Although legged locomotion for robots has been studied for many years, the research of autonomous wheel- legged robotics is much more recent. Robots of this type, also described as hybrid, can take advantage of the energy efficiency of wheeled locomotion while adapting to more difficult terrain with legged locomotion when necessary. The Micro Hydraulic Toolkit (MHT), developed by engineers at Defence R&D Canada – Suffield, is a good example of such a robot. Investigation into control and optimization techniques for MHT leads to a better understanding of hybrid vehicle control for terrestrial exploration and reconnaissance. Control of hybrid robots has been studied by several researchers during the last decade. The methodology applied in this work uses an inverse kinematics algorithm developed previously for a hybrid robot Hylos, and implements an optimization technique to minimize torques occurring at crucial actuators. As well, some added functionality is incorporated into the control method to implement stepping maneuvers. This paper will present the results obtained via co-simulation using Matlab’s Simulink and a high-fidelity model of MHT in LMS Virtual Lab.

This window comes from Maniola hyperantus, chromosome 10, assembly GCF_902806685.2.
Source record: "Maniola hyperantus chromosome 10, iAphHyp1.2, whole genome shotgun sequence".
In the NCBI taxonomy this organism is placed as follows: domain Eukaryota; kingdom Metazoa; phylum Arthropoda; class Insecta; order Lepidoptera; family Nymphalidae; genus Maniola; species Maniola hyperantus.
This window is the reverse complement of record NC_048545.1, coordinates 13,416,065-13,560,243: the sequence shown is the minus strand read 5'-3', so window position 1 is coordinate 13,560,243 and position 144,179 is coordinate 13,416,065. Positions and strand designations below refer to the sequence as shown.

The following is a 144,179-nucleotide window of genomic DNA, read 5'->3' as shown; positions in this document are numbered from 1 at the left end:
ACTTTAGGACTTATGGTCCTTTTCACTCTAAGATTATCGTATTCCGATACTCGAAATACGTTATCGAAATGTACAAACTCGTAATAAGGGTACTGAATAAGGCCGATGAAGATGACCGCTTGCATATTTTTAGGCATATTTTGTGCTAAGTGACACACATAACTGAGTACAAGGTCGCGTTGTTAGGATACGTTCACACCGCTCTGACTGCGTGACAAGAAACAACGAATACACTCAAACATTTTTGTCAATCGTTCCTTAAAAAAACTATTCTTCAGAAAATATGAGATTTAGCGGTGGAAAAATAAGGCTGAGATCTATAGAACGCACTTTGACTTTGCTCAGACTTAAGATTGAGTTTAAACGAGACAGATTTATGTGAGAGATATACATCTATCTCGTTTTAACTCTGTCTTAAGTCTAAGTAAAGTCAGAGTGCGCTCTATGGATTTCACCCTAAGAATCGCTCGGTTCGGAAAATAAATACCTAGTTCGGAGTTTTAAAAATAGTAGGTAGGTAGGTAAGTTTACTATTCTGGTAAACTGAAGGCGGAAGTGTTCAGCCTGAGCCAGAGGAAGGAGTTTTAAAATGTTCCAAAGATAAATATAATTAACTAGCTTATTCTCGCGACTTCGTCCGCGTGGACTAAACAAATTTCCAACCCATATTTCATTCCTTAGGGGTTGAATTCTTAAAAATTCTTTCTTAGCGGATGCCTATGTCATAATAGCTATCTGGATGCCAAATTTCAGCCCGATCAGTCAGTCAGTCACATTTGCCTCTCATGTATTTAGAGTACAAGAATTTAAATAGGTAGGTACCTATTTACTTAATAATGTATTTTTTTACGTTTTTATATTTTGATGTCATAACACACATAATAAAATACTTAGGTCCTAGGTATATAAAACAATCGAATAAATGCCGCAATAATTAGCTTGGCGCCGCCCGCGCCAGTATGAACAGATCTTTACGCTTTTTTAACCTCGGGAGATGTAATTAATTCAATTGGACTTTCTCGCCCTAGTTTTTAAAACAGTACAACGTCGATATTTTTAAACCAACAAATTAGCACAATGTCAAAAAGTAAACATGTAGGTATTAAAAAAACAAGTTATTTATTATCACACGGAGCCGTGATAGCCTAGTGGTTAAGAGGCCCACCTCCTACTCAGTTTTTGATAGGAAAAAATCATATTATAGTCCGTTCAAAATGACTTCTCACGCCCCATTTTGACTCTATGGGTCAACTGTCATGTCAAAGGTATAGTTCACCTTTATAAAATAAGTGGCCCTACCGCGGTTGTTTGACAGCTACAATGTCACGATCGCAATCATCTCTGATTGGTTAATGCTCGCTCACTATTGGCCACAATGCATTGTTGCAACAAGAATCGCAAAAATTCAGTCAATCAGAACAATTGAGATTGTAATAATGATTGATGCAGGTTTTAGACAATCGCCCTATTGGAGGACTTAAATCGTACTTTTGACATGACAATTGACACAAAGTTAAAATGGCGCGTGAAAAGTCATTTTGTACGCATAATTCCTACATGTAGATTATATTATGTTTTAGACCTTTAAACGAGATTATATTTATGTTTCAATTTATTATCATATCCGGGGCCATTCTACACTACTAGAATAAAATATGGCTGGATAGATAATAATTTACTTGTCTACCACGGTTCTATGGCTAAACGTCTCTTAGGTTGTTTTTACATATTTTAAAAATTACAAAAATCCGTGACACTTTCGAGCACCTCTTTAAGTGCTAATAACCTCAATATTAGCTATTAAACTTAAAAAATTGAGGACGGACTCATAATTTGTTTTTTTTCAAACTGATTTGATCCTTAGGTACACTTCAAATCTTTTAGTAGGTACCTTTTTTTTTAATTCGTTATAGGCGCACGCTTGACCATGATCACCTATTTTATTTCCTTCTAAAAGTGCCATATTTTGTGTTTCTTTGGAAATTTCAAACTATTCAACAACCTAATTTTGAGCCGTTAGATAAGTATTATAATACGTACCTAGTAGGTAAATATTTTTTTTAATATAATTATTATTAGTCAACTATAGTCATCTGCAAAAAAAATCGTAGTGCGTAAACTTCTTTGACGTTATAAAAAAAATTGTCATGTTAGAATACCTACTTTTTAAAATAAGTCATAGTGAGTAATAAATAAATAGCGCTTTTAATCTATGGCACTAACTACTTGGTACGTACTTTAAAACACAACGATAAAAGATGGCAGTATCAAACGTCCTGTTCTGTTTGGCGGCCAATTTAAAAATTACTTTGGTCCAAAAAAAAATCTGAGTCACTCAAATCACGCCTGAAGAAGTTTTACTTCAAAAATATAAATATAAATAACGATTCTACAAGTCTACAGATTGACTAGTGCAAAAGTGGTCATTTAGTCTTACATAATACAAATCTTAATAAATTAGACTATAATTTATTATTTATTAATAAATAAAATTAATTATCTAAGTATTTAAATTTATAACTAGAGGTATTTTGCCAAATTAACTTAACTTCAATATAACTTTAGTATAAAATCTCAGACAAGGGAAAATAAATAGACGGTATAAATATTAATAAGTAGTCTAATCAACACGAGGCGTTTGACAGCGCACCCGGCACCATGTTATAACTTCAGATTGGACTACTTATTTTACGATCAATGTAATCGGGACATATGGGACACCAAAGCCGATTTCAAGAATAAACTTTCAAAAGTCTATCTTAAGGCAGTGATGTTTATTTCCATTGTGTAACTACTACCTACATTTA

• Optimally Scaled Hip-Force Planning: A Control Approach for Quadrupedal Running Authors: Valenzuela, Andrés; Kim, Sangbae